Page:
Dave Harris continues the story of his time at Radio Botswana
Diamonds and Development
Within a few months of our return to
Botswana in 1977, it was confirmed that the second-biggest diamond pipe in the world was going to be exploited by a partnership company set up 50-50 by the Botswana Government and De Beers.
Botswana had at last struck it lucky in mineral exploitation. Meanwhile, in predatory mode, Radio Botswana took over first its own transmitters from the local Posts and Telecommunications
Department and then the government Department of Information. Doing so revealed some alarming weaknesses and in 1978 a CFTC consultant, Christie Lawrence, arrived to report on the structure of the newly enlarged
Christie - a larger-than-life character in his own right - quickly made us all realise just how Botswana's economic fortunes had improved, now that
diamonds were contributing to Botswana's exports. It became clear that the main constraint on development in the years ahead was going to be not money but people. Botswana is the size of France, yet it had a
population of only about a million. At the time, I had just four staff out of a total of 30 - including me - qualified past Cambridge "O"-level standard.
Christie freely admitted that he knew little about broadcast engineering - his area was programming - but he suggested that I come up with a dream plan, taking into account the lack of trained manpower at our disposal.
With the P&T's broadcast transmitters we
also acquired their senior engineer Don, who had managed the facility for years. Actually, Don had officially retired to run, with his wife, a dress shop in Gaborone's main shopping mall. I don't know how we
would have managed if he hadn't agreed to return to work for a little while longer while we found a replacement. Don, Ted and I looked at all the options and decided that, since we had to train everyone
anyway, we should avoid the colonial trap of teaching old technology. We had nothing to lose by going for the most modern equipment we could get.
Five Year Plan
So, six months later, I had visited the BBC to learn more of the theory of shortwave propagation; looked at solar panels to power VHF relay stations; taken a tough decision to continue with - and beef up - our
shortwave broadcasting to cover the whole country (not just the very remote areas of the Kalahari) and written a five-year plan for Christie to put into his report. It was subsequently approved by Parliament. Oh, and
the first of our new sound studios was finished, requiring wiring and commissioning. Time for a few days away...in Mauritius.
The Commonwealth Broadcasting Association
One of the legacies of Botswana's
pre-independence status as a protectorate - which incidentally led it for a time to be the only country in the world whose administrative capital was OUTSIDE its boundaries, at Mafeking - is a close
relationship with the Commonwealth. The Commonwealth Broadcasting Association links many parastatal and government TV and radio stations and provides an opportunity for the smaller countries to talk directly to larger organisations such as the BBC
. When the biennial CBA conference was held off the coast of Africa in Mauritius in 1978, I jumped at the chance to attend. Ten days in a luxury
hotel as a VIP guest of the Mauritius Government can be very hard work...it's very tiring attending all the official dinners. Somehow I found time to present a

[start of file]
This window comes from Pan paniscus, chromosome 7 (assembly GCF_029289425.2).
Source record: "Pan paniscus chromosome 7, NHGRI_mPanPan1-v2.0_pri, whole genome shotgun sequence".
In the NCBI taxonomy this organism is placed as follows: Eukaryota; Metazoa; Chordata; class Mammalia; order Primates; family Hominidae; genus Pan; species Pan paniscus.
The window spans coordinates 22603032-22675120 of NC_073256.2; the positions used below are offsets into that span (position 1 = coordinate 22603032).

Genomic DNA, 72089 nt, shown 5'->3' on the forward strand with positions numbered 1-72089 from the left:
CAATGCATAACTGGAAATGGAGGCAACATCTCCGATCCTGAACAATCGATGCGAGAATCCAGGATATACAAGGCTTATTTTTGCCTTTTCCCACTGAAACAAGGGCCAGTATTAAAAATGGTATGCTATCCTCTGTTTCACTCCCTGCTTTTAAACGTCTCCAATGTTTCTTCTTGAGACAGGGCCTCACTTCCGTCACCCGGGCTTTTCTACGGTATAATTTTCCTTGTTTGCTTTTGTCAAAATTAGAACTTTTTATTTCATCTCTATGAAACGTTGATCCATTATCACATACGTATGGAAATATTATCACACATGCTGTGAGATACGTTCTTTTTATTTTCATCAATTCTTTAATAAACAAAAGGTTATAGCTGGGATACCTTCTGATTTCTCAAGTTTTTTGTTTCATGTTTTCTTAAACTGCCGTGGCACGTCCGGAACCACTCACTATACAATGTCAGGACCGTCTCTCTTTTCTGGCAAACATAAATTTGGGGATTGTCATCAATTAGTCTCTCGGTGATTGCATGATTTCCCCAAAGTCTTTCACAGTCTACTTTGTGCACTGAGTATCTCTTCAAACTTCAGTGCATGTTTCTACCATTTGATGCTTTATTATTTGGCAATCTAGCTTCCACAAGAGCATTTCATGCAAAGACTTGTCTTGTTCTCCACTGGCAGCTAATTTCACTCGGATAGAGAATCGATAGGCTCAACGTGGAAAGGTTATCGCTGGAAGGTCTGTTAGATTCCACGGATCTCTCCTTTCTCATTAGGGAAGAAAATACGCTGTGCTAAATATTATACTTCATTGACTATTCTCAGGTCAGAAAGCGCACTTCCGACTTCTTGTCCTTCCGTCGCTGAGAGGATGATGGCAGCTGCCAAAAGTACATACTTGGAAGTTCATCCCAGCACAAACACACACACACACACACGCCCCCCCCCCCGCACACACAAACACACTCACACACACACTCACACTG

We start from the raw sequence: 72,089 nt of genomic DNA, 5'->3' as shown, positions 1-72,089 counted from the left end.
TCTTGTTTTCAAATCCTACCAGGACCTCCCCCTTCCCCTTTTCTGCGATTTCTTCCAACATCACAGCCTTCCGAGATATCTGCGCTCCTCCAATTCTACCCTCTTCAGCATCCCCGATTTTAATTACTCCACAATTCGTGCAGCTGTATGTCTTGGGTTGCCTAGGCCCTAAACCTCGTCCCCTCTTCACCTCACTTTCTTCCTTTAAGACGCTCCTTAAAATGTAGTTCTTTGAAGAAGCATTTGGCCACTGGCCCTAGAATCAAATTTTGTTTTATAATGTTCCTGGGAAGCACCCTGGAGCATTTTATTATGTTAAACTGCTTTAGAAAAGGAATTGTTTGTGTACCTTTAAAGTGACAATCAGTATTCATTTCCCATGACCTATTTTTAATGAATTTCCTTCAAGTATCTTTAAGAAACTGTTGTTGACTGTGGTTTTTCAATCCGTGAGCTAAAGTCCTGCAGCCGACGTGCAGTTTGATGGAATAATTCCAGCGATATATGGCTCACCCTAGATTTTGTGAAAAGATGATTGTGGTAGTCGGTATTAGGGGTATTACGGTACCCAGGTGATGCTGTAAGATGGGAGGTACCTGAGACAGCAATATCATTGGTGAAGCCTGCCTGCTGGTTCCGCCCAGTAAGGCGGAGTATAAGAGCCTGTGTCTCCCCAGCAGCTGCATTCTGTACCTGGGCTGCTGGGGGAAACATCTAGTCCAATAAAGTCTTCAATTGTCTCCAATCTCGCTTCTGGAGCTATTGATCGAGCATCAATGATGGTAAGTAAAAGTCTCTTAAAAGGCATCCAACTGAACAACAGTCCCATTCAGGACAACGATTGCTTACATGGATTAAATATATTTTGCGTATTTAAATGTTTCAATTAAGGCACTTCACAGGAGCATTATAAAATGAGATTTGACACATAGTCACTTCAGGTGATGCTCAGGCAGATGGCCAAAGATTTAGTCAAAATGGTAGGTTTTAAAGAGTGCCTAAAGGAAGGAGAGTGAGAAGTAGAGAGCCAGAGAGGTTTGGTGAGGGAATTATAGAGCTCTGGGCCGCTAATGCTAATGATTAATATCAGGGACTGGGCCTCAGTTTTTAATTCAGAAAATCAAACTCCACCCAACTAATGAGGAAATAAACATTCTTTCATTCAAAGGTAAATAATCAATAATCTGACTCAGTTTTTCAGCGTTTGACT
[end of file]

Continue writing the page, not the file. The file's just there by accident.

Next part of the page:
paper about solar power. I can't honestly say it was a technical marvel but it seemed to be
of interest at the time..
Even before I returned from Mauritius Ted and I had decided that, however long it took, we would use our own local staff for installation work if we
could. That way they would receive the maximum training benefit. The Government had just set up the Botswana Polytechnic college in Gaborone and for the first time we could see the chance of our technicians learning
electronics and radio without leaving their home town. Surprisingly, the college was having difficulty filling some of the technical courses because
employers were unwilling to release their staff to attend them. They were also scared that, once they were trained, they'd leave their jobs for something better.
If there is one single achievement of which I am most proud during my time in Botswana, it is that over the next couple of years a dozen or so of our
staff of 30 undertook "full-time" City and Guilds courses in electronics. We also started sending some to universities abroad. To lose so many staff at once whilst still staying on the air would ordinarily have been impossible, but
with a combination of overtime payments and sheer hard work by everyone we struggled through the next few years. I remember a staff meeting at which it was all discussed. Everyone confirmed their
enthusiasm to work - effectively - double shifts in order to let their colleagues go to college, reassured that it due course it would be their turn. By contrast, all the other Government departments such as the
police, defence force, telecommunications corporation and so on only managed about half-a-dozen candidates between them.
To complete the picture, I pushed very hard to ensure that as our budding engineers qualified they would have the reward of a good job to return to.
This was a continuing fight, involving some very careful drafting of job specifications, as it appeared that we were trying to build a little empire at
the expense of other departments. Indeed, we were occasionally referred to as the engineering mafia. Nevertheless, by the time I left in 1984, 18 of
those 30 technical staff had made it through to university level or the equivalent. I am very proud that, as I looked through the World Radio TV Handbook in subsequent years, those trained engineering staff stayed
with Radio Botswana, progressing into higher and higher management positions. Most of them are still there even now.
© Dave Harris 2000. All Rights Reserved